I first heard about Bonaparte when I saw poster bills for their album release in Berlin. They looked like a unruly burlesque group. I heard they had a reputation for throwing a wildly memorable performance so when I saw they were playing shows in New York City before and after their SXSW stint, I decided I had to go see them for myself at Union Hall in Brooklyn, New York City.
The show opener was Tim Fite, a great singer-songwriter with a confident voice and hilarious lyrics. After Fite's set, I was able to talk to him for a moment at the bar. When he said he was from the Poconos, I told him I used to ski there when I was a kid. He responded dryly, "I probably served you french-fries at the lounge".
After a long weekend (Drinking Jameson and Guiness for St. Patrick's day - the day when everyone suddenly remembers that they have a little Irish blood), I wasn't sure what to expect on a snowy Monday night. Then, Bonaparte came out with all the energy and vivacity that you'd expect on a Friday night. Union Hall is a very intimate venue, with a red velvety vibe and weird archaeological bones and spiders in glass showcases. Bonaparte fit right in with their electro-punk avant-garde antics.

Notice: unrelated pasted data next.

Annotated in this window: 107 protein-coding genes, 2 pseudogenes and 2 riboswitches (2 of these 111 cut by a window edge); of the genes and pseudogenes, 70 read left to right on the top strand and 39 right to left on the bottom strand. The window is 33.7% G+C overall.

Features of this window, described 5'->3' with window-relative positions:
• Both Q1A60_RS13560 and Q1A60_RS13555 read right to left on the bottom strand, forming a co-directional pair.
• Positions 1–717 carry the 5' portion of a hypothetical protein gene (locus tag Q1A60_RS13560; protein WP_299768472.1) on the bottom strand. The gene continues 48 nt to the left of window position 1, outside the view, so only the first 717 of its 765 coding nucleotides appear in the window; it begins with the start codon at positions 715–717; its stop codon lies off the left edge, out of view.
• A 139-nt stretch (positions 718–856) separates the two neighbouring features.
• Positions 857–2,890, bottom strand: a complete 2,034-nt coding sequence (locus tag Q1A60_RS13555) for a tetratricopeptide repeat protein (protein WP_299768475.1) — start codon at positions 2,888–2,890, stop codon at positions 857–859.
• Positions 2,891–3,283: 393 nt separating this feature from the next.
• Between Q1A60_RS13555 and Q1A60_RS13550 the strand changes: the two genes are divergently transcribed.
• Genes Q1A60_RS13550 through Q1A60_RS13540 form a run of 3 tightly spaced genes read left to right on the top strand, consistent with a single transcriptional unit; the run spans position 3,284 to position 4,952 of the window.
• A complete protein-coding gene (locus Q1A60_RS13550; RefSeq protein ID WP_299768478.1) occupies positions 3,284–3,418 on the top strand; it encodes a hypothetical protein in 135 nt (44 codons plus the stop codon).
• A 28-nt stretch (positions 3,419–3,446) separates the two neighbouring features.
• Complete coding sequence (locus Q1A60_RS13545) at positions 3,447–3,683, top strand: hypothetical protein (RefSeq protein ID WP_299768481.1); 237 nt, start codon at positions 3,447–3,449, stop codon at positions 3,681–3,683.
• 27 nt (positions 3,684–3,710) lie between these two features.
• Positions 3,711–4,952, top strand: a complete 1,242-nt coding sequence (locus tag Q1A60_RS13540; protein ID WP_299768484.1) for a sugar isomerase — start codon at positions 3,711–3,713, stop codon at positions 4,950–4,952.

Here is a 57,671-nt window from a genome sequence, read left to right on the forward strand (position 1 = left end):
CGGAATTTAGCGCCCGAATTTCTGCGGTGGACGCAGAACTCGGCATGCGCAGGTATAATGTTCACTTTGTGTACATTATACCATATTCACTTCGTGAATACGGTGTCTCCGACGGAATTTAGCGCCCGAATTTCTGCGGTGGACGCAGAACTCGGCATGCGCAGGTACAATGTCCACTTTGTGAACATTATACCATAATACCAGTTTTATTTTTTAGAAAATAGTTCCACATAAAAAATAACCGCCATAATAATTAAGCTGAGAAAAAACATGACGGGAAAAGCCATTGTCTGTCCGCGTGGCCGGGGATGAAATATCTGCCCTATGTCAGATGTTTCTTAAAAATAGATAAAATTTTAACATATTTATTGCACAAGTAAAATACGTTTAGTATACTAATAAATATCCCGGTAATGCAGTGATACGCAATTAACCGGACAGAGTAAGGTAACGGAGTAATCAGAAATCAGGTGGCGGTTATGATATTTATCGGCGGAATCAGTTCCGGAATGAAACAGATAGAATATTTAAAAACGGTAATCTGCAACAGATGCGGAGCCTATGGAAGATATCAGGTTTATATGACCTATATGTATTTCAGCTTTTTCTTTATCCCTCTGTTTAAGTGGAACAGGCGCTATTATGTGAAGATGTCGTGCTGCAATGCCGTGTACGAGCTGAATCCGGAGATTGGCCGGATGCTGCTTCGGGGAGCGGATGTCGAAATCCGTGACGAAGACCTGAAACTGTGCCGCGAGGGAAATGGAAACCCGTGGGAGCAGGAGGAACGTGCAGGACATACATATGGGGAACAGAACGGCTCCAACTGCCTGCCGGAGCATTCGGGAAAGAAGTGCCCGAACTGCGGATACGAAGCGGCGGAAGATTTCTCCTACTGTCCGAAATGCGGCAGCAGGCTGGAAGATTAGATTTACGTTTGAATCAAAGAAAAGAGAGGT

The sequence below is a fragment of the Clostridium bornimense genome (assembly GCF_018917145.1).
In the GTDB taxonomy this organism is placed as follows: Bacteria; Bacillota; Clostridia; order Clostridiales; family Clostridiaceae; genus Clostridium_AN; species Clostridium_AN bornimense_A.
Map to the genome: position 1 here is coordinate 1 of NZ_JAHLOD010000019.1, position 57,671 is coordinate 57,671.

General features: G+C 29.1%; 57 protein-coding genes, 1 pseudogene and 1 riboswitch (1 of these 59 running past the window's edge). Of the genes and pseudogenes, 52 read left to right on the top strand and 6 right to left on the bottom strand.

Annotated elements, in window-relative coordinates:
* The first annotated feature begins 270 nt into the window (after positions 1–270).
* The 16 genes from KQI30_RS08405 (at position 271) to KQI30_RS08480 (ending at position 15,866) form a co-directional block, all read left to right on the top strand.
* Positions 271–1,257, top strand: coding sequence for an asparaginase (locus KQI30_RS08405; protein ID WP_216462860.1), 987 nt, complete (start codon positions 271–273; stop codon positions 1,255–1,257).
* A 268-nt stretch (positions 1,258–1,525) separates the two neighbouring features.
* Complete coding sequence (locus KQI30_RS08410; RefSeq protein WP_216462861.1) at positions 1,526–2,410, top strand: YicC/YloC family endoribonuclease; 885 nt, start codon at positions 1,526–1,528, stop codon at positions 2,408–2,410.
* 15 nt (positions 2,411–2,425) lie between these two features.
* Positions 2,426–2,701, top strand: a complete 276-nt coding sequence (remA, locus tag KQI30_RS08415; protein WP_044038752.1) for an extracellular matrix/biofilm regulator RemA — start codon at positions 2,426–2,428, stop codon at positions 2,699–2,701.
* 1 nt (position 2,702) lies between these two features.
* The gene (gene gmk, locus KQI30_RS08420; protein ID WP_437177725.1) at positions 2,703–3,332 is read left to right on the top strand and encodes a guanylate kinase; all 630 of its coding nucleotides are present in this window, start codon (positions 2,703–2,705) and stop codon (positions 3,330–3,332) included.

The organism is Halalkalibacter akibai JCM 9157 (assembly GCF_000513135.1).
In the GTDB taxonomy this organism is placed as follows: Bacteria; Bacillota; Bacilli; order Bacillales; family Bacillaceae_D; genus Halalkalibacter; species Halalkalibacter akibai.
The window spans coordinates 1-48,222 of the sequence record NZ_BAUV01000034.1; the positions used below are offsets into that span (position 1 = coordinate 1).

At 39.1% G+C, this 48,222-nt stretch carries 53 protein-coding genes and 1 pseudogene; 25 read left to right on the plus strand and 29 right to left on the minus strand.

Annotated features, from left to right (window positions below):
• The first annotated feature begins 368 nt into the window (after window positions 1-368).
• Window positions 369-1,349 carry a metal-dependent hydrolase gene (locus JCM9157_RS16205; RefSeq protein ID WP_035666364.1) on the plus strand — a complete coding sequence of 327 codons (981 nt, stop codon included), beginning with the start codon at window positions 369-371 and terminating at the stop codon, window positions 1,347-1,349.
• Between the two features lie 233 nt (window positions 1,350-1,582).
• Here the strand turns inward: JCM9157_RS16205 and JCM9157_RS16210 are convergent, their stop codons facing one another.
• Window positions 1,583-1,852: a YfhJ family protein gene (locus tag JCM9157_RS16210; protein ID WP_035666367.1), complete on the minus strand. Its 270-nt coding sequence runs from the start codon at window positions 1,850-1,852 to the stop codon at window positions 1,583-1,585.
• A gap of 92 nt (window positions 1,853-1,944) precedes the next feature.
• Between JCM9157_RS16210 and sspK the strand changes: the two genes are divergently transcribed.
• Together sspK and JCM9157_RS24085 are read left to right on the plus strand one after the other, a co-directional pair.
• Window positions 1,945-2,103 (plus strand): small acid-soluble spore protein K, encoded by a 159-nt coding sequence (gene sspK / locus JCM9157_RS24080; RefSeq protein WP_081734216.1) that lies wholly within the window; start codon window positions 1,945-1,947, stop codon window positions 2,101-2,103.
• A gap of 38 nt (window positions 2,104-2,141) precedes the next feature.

The dancers were performance artists of their own rite. Contorting themselves in outrageous outfits to the first few songs until they reached a explosive climax that seemed a little more like S&M than a typical rock gig. Taping themselves up and tearing their clothes off to the punk medleys of Sir Bonaparte himself while the glitter, paint, fake blood, and sweat started to turn into one indiscernible mix.
I talked to Uri, the keyboardist, upstairs while we played several games of bocci ball (or bowls as some call it. We actually played the French way so we should have been calling it pétanque - semantics). "It's been a long year," Uri said to me under a bunny hat as he threw one of his red bocci balls towards the jack on the other end of the court. "We play again tomorrow night and then fly back to Berlin." He seemed excited to head back to Berlin and didn't seem fatigued in the slightest.
Overall it was a fabulous show. Bonaparte played all their hits - Anti Anti, Too Much, Quarantine and many others. I expected the show to be more electronic but Uri explained to me that they like to mix it up. Sometimes it's more punk and other times it's more electronic. After he won a couple rounds, I realized Uri is as talented at Bocci as he as the keys.
Photos Courtesy of Lee Bob Black